Highgrove Farm – Year One
Part One – The first Six Month
There’s a lot to report, so we’ve broken it into two posts: the first six months with a bit of an intro about what we’re trying to accomplish and a separate post about the last six months and some lessons learned.
From the very beginning, we’ve thought of Highgrove as more than “just” a farm. Our mission is to maximize quality of life within a sustainable footprint (a.k.a. learning to be happier with less).
The “sustainable footprint” part means that we are looking for a radically new way to farm that isn’t dependent on fossil fuels, fertilizers, pesticides or any outside inputs of any kind. That has led us to focusing on regenerative farming techniques that work with natural systems in a balanced way and to “farm slow.”
The “maximizing quality of life” part means that we are looking for ways of farming and living that support a healthy, happy, balanced life – unlearning the completely unbalanced habits of the dominant “wetiko” culture of predatory capitalism.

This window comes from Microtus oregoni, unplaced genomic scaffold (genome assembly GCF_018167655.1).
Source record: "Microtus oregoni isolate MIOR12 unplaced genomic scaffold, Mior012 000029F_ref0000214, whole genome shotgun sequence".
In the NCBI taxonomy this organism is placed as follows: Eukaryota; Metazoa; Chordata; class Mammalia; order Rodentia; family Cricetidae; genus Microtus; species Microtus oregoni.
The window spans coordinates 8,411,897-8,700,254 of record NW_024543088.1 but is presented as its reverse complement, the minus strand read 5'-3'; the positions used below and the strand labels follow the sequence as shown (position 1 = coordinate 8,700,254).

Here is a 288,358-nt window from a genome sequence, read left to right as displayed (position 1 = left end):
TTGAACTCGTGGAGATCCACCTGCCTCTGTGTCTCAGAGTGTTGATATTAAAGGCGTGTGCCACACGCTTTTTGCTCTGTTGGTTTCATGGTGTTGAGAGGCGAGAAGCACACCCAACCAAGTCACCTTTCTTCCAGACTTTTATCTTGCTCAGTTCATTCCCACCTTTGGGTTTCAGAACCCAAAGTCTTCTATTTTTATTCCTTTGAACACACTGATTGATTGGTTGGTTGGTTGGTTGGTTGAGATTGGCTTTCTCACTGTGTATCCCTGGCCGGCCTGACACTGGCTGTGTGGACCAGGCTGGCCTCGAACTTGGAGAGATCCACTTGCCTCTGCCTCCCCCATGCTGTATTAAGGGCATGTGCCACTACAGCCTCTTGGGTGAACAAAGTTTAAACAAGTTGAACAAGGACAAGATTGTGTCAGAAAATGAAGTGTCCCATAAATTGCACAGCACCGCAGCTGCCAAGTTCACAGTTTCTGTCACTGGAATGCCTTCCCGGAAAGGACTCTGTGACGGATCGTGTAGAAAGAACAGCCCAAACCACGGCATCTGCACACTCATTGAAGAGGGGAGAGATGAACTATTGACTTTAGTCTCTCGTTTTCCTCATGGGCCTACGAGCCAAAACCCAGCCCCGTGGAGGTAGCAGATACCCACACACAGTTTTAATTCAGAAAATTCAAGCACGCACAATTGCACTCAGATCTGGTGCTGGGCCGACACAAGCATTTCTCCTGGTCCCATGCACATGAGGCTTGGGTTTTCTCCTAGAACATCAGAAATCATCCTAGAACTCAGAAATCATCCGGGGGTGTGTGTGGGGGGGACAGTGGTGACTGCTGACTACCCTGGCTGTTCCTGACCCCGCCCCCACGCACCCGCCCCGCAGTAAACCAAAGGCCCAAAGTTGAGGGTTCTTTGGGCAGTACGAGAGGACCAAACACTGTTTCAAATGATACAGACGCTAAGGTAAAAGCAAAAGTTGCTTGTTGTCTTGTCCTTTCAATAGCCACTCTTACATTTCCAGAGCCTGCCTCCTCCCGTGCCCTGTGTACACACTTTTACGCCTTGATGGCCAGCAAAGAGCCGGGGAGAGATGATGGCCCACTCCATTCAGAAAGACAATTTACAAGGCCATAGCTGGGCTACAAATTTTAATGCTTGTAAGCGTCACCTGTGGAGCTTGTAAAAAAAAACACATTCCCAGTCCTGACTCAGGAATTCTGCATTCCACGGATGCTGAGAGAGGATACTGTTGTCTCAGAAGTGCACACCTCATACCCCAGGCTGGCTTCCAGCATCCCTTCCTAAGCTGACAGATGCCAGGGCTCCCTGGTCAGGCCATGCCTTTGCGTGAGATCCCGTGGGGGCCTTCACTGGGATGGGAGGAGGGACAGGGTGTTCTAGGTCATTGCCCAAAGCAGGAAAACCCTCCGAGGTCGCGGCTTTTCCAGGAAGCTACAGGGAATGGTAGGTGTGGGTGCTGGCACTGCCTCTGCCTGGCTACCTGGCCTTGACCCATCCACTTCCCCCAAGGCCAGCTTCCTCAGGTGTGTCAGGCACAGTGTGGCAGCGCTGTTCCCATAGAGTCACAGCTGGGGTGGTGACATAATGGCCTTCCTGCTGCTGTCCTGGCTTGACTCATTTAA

As a result, we are dedicated to an evidence-based, iterative, experimental process to develop both the physical infrastructure and the routine processes of Highgrove as a healthy, whole, regenerative project. Part of that involves the “aim-act-reflect” process – make a plan / follow through / reflect on what’s working and what’s not / then refine the plan and repeat. This report represents our first major reflection on progress.
When we arrived at Highgrove, we found a blank slate. The property is a former clear cut that hasn’t been worked consistently in recent memory. There was a new “barn” with an apartment on the second floor and a storeroom on the first floor with a sink and a countertop, and no other equipment or furnishing. An approximately 10 acre area was enclosed in deer fencing and a few new apple trees planted along the front drive – as much for the aesthetics as for any clear purpose. Beyond that, there wasn’t any significant farming infrastructure.
We knew that the first year would be focused on developing some basic capabilities – like kitting out a workshop, developing garden space, and building some movable animal shelters – and learning as much as we could about the property itself. For us, regenerative farming is based on working with nature rather than imposing an artificial plan on it, so we knew that it would take time to figure out what the property wants our relationship with it to be.